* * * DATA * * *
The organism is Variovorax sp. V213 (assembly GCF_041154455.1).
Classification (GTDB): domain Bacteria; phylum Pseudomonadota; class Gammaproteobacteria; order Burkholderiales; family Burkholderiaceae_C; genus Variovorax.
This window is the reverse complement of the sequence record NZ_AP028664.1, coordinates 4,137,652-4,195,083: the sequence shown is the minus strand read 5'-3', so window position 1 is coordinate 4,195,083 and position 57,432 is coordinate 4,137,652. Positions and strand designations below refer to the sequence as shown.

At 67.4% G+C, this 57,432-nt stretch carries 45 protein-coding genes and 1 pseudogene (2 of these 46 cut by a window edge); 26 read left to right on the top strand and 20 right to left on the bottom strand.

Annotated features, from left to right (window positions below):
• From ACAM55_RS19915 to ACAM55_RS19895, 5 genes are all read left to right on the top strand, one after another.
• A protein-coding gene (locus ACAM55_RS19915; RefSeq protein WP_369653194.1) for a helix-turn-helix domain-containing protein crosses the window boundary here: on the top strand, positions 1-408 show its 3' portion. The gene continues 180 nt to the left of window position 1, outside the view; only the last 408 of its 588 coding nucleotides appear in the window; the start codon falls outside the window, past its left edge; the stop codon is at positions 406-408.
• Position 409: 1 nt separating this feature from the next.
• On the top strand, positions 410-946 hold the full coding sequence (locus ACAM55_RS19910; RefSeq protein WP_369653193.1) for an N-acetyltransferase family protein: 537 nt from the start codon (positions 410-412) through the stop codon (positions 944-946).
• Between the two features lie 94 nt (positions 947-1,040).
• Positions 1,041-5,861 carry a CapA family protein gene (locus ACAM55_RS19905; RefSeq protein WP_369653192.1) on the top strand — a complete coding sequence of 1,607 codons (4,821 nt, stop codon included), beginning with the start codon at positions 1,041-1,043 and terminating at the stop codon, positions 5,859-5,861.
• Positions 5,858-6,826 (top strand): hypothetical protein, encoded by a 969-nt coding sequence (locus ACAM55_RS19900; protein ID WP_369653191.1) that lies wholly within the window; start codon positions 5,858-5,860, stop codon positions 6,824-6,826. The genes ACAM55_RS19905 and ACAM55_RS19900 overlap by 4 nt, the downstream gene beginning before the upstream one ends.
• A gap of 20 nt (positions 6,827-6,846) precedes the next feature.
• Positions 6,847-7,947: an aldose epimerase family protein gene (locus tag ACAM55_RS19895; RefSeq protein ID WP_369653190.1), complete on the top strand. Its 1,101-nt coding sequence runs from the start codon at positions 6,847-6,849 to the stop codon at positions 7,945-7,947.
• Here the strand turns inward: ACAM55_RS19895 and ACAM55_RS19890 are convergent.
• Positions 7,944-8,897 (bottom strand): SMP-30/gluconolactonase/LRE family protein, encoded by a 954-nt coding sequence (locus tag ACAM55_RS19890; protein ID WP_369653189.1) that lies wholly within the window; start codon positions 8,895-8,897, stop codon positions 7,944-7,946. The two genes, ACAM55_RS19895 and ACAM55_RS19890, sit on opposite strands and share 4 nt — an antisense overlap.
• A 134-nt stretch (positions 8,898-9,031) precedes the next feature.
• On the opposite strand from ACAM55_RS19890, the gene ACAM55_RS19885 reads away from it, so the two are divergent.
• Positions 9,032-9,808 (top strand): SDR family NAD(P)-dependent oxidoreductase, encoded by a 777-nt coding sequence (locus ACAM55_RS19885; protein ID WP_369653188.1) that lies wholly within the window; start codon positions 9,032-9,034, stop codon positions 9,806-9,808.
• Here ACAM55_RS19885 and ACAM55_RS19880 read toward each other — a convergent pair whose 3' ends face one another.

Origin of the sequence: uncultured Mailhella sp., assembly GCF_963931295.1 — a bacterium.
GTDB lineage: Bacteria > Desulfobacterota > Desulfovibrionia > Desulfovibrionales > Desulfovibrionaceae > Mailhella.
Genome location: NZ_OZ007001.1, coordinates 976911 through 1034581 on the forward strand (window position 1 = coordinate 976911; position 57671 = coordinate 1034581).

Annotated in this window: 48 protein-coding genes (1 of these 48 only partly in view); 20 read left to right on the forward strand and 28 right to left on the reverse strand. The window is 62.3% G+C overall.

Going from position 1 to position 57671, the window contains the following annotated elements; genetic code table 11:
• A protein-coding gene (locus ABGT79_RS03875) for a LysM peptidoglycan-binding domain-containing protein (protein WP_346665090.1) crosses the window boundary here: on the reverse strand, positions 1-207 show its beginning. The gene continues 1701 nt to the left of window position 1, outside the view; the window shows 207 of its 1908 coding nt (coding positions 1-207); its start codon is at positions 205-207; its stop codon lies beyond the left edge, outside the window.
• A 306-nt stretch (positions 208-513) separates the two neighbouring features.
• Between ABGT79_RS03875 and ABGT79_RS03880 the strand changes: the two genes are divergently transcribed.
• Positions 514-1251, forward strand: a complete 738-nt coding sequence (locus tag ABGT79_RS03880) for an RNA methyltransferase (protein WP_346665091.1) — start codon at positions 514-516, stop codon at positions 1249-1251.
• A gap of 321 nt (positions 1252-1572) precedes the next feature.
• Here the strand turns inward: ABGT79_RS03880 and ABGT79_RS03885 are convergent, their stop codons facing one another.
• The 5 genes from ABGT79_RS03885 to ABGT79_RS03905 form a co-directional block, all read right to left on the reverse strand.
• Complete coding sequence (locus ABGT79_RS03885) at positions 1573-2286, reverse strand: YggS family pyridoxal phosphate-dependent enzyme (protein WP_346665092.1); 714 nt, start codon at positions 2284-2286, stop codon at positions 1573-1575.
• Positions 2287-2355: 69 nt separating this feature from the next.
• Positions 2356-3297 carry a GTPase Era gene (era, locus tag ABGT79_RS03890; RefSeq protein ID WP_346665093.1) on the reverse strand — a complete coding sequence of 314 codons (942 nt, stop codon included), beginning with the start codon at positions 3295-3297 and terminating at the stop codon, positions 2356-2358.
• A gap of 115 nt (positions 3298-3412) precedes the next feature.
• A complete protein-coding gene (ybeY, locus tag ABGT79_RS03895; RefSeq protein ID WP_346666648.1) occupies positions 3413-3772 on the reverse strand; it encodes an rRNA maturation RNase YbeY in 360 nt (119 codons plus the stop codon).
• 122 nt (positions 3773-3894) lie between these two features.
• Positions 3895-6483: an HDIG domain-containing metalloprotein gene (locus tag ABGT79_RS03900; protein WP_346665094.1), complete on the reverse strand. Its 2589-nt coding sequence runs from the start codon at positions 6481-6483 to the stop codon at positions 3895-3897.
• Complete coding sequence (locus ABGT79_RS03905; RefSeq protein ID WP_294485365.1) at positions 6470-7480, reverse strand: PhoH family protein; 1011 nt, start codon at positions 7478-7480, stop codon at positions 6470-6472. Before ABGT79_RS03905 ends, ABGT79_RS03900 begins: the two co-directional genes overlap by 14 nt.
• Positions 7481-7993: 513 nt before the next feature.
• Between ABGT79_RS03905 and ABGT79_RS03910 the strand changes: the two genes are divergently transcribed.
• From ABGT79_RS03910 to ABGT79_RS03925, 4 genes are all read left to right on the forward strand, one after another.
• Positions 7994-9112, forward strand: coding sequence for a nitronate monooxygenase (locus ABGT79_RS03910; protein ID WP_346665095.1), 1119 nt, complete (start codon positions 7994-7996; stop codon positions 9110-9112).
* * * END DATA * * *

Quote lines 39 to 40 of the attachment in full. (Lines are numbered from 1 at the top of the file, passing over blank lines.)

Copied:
• Positions 3895-6483: an HDIG domain-containing metalloprotein gene (locus tag ABGT79_RS03900; protein WP_346665094.1), complete on the reverse strand. Its 2589-nt coding sequence runs from the start codon at positions 6481-6483 to the stop codon at positions 3895-3897.
• Complete coding sequence (locus ABGT79_RS03905; RefSeq protein ID WP_294485365.1) at positions 6470-7480, reverse strand: PhoH family protein; 1011 nt, start codon at positions 7478-7480, stop codon at positions 6470-6472. Before ABGT79_RS03905 ends, ABGT79_RS03900 begins: the two co-directional genes overlap by 14 nt.